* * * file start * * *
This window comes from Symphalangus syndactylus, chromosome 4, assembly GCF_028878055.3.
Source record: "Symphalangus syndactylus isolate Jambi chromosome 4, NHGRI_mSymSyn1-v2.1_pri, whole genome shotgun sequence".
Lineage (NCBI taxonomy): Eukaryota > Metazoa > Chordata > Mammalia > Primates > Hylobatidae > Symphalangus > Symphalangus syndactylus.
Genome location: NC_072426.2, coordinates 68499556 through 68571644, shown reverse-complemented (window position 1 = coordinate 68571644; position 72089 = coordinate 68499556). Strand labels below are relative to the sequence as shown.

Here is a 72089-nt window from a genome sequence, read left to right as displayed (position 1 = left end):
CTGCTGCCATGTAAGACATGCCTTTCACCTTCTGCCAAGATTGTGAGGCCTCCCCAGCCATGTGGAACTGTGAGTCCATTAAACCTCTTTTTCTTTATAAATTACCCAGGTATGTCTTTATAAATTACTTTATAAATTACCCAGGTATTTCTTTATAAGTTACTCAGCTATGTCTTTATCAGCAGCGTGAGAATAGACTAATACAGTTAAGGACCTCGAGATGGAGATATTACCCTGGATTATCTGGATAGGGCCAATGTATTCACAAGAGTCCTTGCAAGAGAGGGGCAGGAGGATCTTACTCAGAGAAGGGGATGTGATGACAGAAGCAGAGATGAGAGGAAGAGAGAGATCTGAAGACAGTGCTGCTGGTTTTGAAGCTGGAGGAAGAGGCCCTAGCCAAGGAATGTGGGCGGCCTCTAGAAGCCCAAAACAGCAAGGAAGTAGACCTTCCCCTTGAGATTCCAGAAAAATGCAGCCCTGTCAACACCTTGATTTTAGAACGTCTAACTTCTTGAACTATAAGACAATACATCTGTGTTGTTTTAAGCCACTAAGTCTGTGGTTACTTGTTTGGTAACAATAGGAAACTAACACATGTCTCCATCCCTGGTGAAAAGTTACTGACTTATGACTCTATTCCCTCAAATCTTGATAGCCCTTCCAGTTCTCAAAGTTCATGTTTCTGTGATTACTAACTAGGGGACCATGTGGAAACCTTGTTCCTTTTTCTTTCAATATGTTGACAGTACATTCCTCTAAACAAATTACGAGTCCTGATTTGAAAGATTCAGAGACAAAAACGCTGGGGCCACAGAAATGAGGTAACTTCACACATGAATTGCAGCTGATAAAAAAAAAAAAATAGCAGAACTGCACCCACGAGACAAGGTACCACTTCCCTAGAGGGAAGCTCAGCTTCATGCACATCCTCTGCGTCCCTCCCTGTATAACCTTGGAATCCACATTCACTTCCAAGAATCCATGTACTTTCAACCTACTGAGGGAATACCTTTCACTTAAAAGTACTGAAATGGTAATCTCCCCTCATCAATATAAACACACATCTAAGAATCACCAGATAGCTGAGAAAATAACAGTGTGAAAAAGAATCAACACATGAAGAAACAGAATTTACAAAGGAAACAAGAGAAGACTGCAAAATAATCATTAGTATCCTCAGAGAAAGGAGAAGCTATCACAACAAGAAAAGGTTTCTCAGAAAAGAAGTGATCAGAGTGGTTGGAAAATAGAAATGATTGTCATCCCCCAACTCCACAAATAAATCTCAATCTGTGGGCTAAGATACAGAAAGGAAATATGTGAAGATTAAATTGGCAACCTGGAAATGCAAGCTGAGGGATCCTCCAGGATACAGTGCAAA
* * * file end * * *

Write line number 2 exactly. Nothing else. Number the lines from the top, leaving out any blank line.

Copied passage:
Source record: "Symphalangus syndactylus isolate Jambi chromosome 4, NHGRI_mSymSyn1-v2.1_pri, whole genome shotgun sequence".